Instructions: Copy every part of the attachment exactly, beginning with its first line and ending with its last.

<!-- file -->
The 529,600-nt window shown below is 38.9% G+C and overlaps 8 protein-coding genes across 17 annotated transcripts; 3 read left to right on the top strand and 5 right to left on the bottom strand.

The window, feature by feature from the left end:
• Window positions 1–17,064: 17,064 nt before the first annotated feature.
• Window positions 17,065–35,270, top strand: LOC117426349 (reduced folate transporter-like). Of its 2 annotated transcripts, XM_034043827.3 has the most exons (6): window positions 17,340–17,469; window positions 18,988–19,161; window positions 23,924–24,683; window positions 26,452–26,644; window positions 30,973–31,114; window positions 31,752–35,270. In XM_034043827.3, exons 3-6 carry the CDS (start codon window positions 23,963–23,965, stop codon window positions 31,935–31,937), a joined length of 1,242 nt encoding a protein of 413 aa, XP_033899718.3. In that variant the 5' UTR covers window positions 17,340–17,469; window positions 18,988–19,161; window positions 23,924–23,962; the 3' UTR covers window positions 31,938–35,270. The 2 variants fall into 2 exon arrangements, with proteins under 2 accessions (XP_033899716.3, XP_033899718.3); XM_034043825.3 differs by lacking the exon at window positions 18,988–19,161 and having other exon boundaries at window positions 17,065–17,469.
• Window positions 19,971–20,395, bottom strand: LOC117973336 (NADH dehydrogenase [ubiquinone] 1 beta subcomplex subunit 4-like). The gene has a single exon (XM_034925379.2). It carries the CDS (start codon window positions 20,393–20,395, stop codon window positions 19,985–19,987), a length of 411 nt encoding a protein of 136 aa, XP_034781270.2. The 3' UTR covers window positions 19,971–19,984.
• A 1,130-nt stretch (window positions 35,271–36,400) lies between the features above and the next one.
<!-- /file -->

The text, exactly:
The 529,600-nt window shown below is 38.9% G+C and overlaps 8 protein-coding genes across 17 annotated transcripts; 3 read left to right on the top strand and 5 right to left on the bottom strand.

The window, feature by feature from the left end:
• Window positions 1–17,064: 17,064 nt before the first annotated feature.
• Window positions 17,065–35,270, top strand: LOC117426349 (reduced folate transporter-like). Of its 2 annotated transcripts, XM_034043827.3 has the most exons (6): window positions 17,340–17,469; window positions 18,988–19,161; window positions 23,924–24,683; window positions 26,452–26,644; window positions 30,973–31,114; window positions 31,752–35,270. In XM_034043827.3, exons 3-6 carry the CDS (start codon window positions 23,963–23,965, stop codon window positions 31,935–31,937), a joined length of 1,242 nt encoding a protein of 413 aa, XP_033899718.3. In that variant the 5' UTR covers window positions 17,340–17,469; window positions 18,988–19,161; window positions 23,924–23,962; the 3' UTR covers window positions 31,938–35,270. The 2 variants fall into 2 exon arrangements, with proteins under 2 accessions (XP_033899716.3, XP_033899718.3); XM_034043825.3 differs by lacking the exon at window positions 18,988–19,161 and having other exon boundaries at window positions 17,065–17,469.
• Window positions 19,971–20,395, bottom strand: LOC117973336 (NADH dehydrogenase [ubiquinone] 1 beta subcomplex subunit 4-like). The gene has a single exon (XM_034925379.2). It carries the CDS (start codon window positions 20,393–20,395, stop codon window positions 19,985–19,987), a length of 411 nt encoding a protein of 136 aa, XP_034781270.2. The 3' UTR covers window positions 19,971–19,984.
• A 1,130-nt stretch (window positions 35,271–36,400) lies between the features above and the next one.